Given that the symbolic discarding of the captain’s armband is now a near annual ritual at Arsenal’s training ground in London Colney, Wednesday’s news that the club had agreed to sell Robin van Persie to Manchester United should in theory have been greeted with an emotion other than outright shock and horror.
After Patrick Vieira, Thierry Henry and Cesc Fabregas had all come to the realisation that, with Arsenal’s ambitions receding after 2005, their career prospects would be better served elsewhere, supporters who probably should know better by now were consumed by a fresh wave of outrage upon learning that Van Persie had also sought to escape Arsene Wenger’s clutches.
To lose one captain could be considered unfortunate, but to lose four in seven years...
This, undoubtedly, is different. Arsenal can stomach losing players to Barcelona or to Manchester City – indeed they have become inoculated to it to a certain extent. Six players have made the trip to Catalunya and six have journeyed to the blue half of Manchester under Wenger, while Alex Song could yet join the Barca exodus.
Van Persie, though, is the first to make Old Trafford his destination. The only business Sir Alex Ferguson and Arsene Wenger has done was the frankly bizarre deal that took Mikael Silvestre to Emirates Stadium.
Ferguson did have a sustained interest in Vieira at a time when the Frenchman was engaged in a prolonged war with Roy Keane, but the very thought of Arsenal selling their captain to United during those fractious, ultra-competitive years was unthinkable.
This, we must remember, was a time when even the police threatened to intervene as Ferguson and Wenger’s verbal sparring grew ever more embittered. Arsenal v United was English football’s primary rivalry, bar none.
It became all too apparent those days were gone when Wenger and Ferguson cosied up to each other on stage at an LMA dinner in 2008. With the fate of the two teams diverging on the pitch and in the Premier League table, Ferguson could allow his guard down.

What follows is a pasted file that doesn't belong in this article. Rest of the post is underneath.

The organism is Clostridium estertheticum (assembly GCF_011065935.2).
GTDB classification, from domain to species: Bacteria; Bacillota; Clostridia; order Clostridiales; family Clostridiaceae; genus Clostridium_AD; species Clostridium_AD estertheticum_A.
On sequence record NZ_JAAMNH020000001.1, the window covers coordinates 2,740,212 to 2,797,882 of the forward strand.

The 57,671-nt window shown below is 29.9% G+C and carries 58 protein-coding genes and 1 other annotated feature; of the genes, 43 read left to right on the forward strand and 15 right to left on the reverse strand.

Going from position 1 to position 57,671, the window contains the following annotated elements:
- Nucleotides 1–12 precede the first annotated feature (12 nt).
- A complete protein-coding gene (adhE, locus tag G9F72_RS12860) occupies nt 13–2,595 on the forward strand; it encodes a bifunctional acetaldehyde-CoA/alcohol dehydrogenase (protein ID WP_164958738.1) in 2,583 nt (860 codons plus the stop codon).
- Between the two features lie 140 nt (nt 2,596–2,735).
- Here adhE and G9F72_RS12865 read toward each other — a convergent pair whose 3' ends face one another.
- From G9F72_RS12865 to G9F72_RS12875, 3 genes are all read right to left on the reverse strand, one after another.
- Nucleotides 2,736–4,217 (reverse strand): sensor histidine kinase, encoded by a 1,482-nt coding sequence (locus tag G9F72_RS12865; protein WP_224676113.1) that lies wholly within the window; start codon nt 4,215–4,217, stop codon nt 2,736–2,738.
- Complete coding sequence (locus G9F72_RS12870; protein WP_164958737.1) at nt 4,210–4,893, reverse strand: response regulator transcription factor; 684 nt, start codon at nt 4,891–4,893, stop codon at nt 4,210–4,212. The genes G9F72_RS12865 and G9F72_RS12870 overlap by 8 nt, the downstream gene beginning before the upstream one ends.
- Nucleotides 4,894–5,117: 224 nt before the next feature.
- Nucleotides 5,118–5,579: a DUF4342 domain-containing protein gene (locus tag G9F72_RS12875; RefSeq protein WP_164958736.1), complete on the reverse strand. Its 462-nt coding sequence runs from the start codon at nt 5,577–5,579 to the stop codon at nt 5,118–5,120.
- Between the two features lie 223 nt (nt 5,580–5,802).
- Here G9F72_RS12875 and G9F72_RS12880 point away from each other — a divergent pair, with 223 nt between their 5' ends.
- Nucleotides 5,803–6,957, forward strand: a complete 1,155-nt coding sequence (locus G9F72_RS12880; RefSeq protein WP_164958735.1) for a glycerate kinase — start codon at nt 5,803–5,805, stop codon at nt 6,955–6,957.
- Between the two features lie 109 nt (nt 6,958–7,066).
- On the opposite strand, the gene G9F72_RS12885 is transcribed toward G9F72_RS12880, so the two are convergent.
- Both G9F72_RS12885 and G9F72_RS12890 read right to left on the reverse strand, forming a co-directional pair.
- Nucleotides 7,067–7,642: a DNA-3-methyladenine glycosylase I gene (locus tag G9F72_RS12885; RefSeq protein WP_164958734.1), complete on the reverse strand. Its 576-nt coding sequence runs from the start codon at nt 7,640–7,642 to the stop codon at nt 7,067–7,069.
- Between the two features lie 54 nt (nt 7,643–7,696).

Bitter hate turned to bonhomie. And rapprochement set the clubs down a path where Arsenal could agree to allow their captain, best player and top scorer to reinforce Ferguson’s ranks. There are some who never thought they would see the day.
And whatever spurned Arsenal fans may seek to claim about Van Persie's injury record, or the £24 million fee paid for a 29-year-old, there is no denying this is an epochal transfer. A monster. It entirely overshadowed England's friendly with Italy; commentators broke off from covering Puerto Rico v Spain to announce it to their viewers; it made the front page of the newspapers.
The fear of losing a world class player for free next summer no doubt weighed heavily on an Arsenal board who have a strong track record in operating in net profit, yet whilst it may be financially prudent to accept the £24 million on offer, allowing Van Persie to join Arsenal’s direct competitors for league position is entirely illogical in a sporting sense. A surrender of the strangest kind.
This deal rankles like no other for Arsenal. A transfer to Juventus could have been forgiven. A move to City understandable, and acceptable given Arsenal have absolutely no hope of competing with a side so enthusiastically engaged in what the North Londoners’ manager has termed ‘financial doping’.
But United, stymied by the debt loaded onto the club by the Glazers, were surely vulnerable, surely mortal. Or at least they were before securing what must be considered one of the most audacious transfers in the Premier League era.